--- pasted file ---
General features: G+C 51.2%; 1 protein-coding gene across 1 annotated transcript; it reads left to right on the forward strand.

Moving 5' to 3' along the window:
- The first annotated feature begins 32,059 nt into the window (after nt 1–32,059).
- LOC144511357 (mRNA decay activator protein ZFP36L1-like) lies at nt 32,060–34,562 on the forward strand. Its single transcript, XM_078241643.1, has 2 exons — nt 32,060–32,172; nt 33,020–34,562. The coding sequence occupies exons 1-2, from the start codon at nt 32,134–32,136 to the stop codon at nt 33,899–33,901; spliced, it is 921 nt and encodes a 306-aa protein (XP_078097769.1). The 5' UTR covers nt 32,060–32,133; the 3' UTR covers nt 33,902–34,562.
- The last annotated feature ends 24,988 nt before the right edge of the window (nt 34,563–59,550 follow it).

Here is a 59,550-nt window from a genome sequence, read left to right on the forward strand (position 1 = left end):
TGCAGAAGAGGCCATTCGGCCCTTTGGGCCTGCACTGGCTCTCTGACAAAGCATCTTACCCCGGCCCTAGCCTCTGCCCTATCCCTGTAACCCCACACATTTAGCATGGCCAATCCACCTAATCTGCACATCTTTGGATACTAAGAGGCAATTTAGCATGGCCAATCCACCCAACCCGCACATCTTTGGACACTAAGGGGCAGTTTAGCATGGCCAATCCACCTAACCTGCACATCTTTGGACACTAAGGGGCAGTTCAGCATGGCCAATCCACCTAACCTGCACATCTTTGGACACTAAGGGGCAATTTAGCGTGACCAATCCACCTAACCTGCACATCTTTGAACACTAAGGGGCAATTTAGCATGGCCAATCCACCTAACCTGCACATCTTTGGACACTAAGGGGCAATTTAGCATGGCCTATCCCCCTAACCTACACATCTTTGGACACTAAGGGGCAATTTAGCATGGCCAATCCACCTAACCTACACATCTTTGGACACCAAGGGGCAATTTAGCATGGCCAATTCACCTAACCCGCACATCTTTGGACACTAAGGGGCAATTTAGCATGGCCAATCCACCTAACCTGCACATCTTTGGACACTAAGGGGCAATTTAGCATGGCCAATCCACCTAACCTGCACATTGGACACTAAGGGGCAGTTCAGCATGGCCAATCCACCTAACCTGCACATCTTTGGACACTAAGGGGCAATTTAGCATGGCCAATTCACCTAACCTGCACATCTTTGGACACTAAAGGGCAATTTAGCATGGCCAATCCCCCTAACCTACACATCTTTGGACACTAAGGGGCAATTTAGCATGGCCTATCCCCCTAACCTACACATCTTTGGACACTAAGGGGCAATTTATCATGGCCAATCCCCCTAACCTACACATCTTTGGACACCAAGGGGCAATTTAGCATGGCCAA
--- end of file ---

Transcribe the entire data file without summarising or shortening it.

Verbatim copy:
General features: G+C 51.2%; 1 protein-coding gene across 1 annotated transcript; it reads left to right on the forward strand.

Moving 5' to 3' along the window:
- The first annotated feature begins 32,059 nt into the window (after nt 1–32,059).
- LOC144511357 (mRNA decay activator protein ZFP36L1-like) lies at nt 32,060–34,562 on the forward strand. Its single transcript, XM_078241643.1, has 2 exons — nt 32,060–32,172; nt 33,020–34,562. The coding sequence occupies exons 1-2, from the start codon at nt 32,134–32,136 to the stop codon at nt 33,899–33,901; spliced, it is 921 nt and encodes a 306-aa protein (XP_078097769.1). The 5' UTR covers nt 32,060–32,133; the 3' UTR covers nt 33,902–34,562.
- The last annotated feature ends 24,988 nt before the right edge of the window (nt 34,563–59,550 follow it).

Here is a 59,550-nt window from a genome sequence, read left to right on the forward strand (position 1 = left end):
TGCAGAAGAGGCCATTCGGCCCTTTGGGCCTGCACTGGCTCTCTGACAAAGCATCTTACCCCGGCCCTAGCCTCTGCCCTATCCCTGTAACCCCACACATTTAGCATGGCCAATCCACCTAATCTGCACATCTTTGGATACTAAGAGGCAATTTAGCATGGCCAATCCACCCAACCCGCACATCTTTGGACACTAAGGGGCAGTTTAGCATGGCCAATCCACCTAACCTGCACATCTTTGGACACTAAGGGGCAGTTCAGCATGGCCAATCCACCTAACCTGCACATCTTTGGACACTAAGGGGCAATTTAGCGTGACCAATCCACCTAACCTGCACATCTTTGAACACTAAGGGGCAATTTAGCATGGCCAATCCACCTAACCTGCACATCTTTGGACACTAAGGGGCAATTTAGCATGGCCTATCCCCCTAACCTACACATCTTTGGACACTAAGGGGCAATTTAGCATGGCCAATCCACCTAACCTACACATCTTTGGACACCAAGGGGCAATTTAGCATGGCCAATTCACCTAACCCGCACATCTTTGGACACTAAGGGGCAATTTAGCATGGCCAATCCACCTAACCTGCACATCTTTGGACACTAAGGGGCAATTTAGCATGGCCAATCCACCTAACCTGCACATTGGACACTAAGGGGCAGTTCAGCATGGCCAATCCACCTAACCTGCACATCTTTGGACACTAAGGGGCAATTTAGCATGGCCAATTCACCTAACCTGCACATCTTTGGACACTAAAGGGCAATTTAGCATGGCCAATCCCCCTAACCTACACATCTTTGGACACTAAGGGGCAATTTAGCATGGCCTATCCCCCTAACCTACACATCTTTGGACACTAAGGGGCAATTTATCATGGCCAATCCCCCTAACCTACACATCTTTGGACACCAAGGGGCAATTTAGCATGGCCAA